The slow death of high-speed railBack in 2008, Mountain View voters and the City Council liked the idea of bullet trains zooming at more than 200 miles an hour between the Bay Area and Los Angeles, providing an alternative mode of travel that would be economical and more environmentally friendly.
A majority of voters around the state thought so too, passing Proposition 1A with 52 percent of the vote and setting in motion what today has become what almost everyone agrees is a colossal, mismanaged mess just barely staying alive.
But the likelihood of that happening is withering as the economy remains stagnant and Congress appears headed toward massive cuts in federal spending. At the state level, Sen. Joe Simitian and other legislators have publicly questioned the authority's business plan as well. These and other recent developments have sounded the death knell for this project. Consider the following:
• In a study made public last week, a highly-respected peer-review group of professors and transportation experts that report to rail authority CEO Roelof Van Ark said the authority has been using a flawed forecasting model to predict the number of passengers that will use the high-speed trains.
• The agency's public relations firm, Ogilivy Public Relations Worldwide, resigned about a month ago after fulfilling less than half of a 4-1/2-year, $9 million contract.
• Another public relations faux pas was the unexpected departure of Jeffrey Barker, the rail authority's deputy director in charge of communication, who failed to provide a timely response to a public information request from a watchdog group, allowing it to drag on for months. The organization was seeking release of the critical peer-review report, and was successful only after filing a chronology of its request with the authority. The report was released the following day, the same day that Barker resigned, saying he is going "to pursue other endeavors."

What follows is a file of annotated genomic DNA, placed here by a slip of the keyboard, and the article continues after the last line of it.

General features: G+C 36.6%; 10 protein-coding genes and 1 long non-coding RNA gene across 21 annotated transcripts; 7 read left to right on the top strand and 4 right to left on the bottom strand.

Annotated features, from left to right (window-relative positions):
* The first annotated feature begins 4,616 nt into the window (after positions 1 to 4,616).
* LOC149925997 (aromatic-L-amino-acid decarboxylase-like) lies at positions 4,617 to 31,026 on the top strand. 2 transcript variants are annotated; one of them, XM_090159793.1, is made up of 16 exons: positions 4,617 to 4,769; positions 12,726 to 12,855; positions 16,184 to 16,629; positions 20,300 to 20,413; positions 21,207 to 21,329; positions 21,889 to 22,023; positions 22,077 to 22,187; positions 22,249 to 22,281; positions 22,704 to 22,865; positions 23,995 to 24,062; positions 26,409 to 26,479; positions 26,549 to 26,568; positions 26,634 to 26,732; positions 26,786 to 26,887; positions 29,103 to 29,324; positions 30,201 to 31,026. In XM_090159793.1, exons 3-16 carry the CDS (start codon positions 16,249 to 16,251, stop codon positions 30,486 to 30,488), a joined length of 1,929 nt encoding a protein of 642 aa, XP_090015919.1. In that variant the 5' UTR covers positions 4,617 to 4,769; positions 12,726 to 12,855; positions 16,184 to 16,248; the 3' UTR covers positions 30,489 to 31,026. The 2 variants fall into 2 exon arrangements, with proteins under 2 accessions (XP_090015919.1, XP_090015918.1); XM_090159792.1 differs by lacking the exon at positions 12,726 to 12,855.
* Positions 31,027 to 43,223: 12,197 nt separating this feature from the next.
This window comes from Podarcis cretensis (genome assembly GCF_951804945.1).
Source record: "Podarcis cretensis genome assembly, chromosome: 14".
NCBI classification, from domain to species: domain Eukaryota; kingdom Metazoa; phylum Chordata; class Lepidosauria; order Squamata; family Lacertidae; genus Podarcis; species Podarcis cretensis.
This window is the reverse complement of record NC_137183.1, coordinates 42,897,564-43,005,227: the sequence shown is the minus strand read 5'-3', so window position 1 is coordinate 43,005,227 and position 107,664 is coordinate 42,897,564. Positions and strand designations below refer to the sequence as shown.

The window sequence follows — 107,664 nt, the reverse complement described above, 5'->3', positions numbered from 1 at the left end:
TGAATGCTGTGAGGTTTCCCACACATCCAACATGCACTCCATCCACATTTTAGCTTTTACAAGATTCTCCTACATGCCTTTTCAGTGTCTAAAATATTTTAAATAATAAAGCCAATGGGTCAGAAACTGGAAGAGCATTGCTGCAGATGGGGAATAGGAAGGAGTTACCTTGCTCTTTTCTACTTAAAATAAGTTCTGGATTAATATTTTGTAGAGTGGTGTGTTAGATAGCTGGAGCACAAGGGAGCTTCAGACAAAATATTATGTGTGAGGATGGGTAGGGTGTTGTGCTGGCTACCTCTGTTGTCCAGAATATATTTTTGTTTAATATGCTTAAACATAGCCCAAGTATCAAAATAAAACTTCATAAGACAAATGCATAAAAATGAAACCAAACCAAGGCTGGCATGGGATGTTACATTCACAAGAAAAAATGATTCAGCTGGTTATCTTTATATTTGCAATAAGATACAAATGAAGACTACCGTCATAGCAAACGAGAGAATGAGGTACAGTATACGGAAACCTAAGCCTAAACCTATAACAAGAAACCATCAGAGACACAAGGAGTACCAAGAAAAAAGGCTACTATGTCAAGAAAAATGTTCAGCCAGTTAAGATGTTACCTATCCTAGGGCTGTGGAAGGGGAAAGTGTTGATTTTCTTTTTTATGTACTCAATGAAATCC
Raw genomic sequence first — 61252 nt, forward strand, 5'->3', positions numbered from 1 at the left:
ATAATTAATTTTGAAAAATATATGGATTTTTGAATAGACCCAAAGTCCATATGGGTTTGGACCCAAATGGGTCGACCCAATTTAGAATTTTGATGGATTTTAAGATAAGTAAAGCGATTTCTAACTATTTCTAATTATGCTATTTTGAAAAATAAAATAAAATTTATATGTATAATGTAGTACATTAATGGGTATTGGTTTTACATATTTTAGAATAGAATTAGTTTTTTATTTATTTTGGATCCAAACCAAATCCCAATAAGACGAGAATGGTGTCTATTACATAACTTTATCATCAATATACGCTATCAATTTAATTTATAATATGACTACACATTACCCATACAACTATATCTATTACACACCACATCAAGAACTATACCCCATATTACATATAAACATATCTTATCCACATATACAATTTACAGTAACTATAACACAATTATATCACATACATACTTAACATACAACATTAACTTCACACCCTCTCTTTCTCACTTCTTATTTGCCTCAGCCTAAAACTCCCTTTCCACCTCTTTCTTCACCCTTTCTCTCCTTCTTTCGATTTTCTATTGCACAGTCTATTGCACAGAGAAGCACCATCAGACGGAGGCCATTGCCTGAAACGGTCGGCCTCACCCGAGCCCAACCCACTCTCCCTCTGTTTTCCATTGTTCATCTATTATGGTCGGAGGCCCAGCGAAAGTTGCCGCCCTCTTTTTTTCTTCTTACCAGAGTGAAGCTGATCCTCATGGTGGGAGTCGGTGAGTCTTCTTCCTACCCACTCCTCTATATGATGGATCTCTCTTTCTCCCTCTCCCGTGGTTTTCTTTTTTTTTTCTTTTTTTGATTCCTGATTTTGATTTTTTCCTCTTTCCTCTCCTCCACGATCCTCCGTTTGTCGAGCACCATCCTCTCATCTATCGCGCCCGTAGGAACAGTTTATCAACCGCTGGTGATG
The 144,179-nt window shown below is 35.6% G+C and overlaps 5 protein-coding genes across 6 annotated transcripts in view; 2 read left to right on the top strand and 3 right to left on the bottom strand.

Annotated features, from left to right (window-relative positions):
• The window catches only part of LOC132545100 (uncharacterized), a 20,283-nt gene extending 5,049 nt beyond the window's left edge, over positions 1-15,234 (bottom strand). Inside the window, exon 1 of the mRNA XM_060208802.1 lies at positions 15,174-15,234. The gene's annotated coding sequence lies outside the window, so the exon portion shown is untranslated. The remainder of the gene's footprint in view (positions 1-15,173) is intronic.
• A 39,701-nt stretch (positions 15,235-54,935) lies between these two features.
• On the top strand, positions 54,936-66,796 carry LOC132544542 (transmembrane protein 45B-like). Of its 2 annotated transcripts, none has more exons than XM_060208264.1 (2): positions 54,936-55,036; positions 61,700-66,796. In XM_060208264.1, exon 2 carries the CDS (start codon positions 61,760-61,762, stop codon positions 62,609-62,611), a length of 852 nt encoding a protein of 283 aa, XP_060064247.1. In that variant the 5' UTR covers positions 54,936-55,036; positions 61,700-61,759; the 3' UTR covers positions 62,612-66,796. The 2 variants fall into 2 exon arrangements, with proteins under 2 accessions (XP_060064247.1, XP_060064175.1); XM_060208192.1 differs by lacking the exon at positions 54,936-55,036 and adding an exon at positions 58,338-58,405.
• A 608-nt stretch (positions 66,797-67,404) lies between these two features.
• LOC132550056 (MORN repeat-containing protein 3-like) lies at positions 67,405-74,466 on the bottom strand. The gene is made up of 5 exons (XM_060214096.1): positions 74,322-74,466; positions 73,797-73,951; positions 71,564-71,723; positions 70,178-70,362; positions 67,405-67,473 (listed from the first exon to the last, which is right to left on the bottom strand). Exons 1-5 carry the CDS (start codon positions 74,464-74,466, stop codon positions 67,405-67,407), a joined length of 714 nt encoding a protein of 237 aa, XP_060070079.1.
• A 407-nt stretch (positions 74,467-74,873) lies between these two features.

• On the economic front, the Republican takeover of the House of Representatives, including the budgeting process, has left little doubt that further federal support for high-speed rail will be drastically cut or eliminated altogether.
By any yardstick, the high-speed rail project is simply far too financially ambitious for the state to undertake at this time, when basic services have been cut to the bone and additional cuts could be on the way as a result of more federal belt-tightening. The idea of paying debt-service on nearly $10 billion in bonds makes no sense in this fiscal environment.
High-speed rail supporters have enormous obstacles to overcome in order to get this project back on track. They need a convincing business plan, a new management team, and most importantly, reliable funding sources that don't commit the taxpayers to unaffordable subsidies of construction and operation.
HSR is looking more and more like a pipe-dream. It's time for the legislature to take the initiative and either provide the leadership to unwind this project, presumably through passage of another state ballot measure that counteracts the requirements of Prop. 1A, or by finding and embracing a new financing model.